To get direct investment to start or grow a small business in the UK, you will need to create a business plan that outlines the key details of your business, including its products or services, target market, financial projections, and growth potential.
This will help you to clearly communicate your vision to potential investors and convince them to invest.
Next, you will need to identify potential investors and reach out to them to pitch your business idea.
This can be done through networking events, online platforms, or by contacting investors directly. You will want to make sure that the investors you approach are a good fit for your business and have the resources and expertise to help you succeed.
Once you have identified potential investors, you will need to negotiate the terms of the investment, including the amount of funding being offered, the equity stake being given up, and the rights and responsibilities of the investors and the business.
It’s important to carefully consider these terms and seek the advice of a legal professional before agreeing to any investment.
The Enterprise Investment Scheme (EIS) and the Seed Enterprise Investment Scheme (SEIS) are UK government programs designed to help small, high-risk companies raise capital by offering tax relief to investors who invest in these companies.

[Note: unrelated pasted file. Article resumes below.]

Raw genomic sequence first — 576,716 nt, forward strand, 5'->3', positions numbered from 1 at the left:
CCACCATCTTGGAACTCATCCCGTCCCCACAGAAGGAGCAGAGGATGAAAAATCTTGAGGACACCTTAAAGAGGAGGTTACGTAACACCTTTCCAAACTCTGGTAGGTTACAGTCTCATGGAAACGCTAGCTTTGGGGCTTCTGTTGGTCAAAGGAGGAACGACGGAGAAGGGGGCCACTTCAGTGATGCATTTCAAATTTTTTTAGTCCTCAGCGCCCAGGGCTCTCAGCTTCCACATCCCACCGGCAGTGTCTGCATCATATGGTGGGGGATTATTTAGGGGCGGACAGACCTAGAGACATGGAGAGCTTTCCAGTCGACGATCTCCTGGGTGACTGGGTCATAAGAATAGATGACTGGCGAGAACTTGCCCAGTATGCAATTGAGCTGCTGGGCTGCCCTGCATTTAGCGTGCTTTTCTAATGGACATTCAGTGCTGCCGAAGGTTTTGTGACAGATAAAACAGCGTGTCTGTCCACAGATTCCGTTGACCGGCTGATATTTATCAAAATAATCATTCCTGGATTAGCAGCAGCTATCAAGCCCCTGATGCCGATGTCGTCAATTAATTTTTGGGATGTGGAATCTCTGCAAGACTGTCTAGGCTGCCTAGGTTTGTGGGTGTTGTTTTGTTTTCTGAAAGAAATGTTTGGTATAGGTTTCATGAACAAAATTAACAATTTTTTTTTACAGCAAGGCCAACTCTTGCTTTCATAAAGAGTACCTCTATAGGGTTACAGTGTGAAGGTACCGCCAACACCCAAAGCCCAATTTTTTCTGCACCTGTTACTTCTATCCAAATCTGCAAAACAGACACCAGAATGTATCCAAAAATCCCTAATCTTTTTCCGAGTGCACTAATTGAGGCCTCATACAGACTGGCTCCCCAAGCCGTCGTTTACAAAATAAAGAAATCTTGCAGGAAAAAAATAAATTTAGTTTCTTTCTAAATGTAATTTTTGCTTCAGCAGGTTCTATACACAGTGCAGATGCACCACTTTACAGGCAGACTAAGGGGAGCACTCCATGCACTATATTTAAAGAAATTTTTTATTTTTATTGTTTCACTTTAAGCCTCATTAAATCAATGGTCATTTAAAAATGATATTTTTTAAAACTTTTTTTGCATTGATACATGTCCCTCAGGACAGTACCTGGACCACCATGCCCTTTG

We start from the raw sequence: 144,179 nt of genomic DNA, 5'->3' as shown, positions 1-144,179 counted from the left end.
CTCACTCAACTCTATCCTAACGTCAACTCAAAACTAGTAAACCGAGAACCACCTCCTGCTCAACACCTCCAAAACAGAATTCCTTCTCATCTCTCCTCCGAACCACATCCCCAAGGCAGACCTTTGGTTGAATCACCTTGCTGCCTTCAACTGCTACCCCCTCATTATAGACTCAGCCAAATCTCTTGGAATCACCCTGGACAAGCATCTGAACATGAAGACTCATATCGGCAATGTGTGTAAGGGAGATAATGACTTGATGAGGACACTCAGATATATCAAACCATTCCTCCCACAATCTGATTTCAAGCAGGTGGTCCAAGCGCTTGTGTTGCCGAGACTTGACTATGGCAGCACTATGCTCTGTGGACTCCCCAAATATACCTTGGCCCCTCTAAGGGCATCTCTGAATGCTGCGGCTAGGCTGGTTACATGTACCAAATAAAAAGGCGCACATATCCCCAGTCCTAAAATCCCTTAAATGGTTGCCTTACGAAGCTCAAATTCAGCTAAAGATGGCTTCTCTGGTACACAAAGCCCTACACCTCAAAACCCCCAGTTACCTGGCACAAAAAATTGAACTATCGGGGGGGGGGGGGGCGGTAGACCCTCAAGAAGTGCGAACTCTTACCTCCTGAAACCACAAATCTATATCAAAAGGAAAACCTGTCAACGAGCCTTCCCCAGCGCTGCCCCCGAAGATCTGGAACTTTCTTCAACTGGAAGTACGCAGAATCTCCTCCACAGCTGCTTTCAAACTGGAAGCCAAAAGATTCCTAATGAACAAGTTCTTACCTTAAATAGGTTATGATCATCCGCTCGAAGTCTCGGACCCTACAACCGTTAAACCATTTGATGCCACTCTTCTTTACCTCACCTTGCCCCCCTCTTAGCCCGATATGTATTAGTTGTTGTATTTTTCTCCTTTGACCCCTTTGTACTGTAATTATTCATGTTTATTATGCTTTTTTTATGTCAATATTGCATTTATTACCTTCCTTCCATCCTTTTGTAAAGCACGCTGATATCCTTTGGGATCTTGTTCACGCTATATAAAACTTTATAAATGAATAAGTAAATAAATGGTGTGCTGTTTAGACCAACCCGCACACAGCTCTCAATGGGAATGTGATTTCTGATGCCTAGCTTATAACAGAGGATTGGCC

Under the EIS and SEIS, investors can receive tax relief on investments they make in qualifying companies. This means that investors can reduce the amount of income tax they owe on their investment, making it more attractive to invest in high-risk companies.
To qualify for EIS or SEIS funding, a company must be a small, unlisted trading company that is not a subsidiary of another company.The company must also be based in the UK and must not have been trading for more than 7 years.
If a company qualifies for EIS or SEIS funding, it can issue shares to investors and offer them tax relief on their investment.
The amount of tax relief an investor can receive depends on the type of investment and the amount invested;
If you need a small amount to get your business started, a loan might be a viable option, rather than giving up any equity to raise funds.
Before applying for a business loan, you will need to consider your options carefully. Think about how much you would like to borrow, how this will be paid back and how long you’d like to borrow for.
You can find out how much you can borrow via a comparison site, broker or directly via a lender or high street bank. Always make sure you compare loan providers to find the best rates before applying.
If your application is approved, the lender will give you the money and you'll be responsible for repaying the loan according to the terms you agreed on. This will involve making regular payments and paying interest on the loan.
The information provided does not constitute financial advice, it’s always important to do your own research to ensure a financial product is right for your circumstances. If you’re unsure you should contact an independent financial advisor.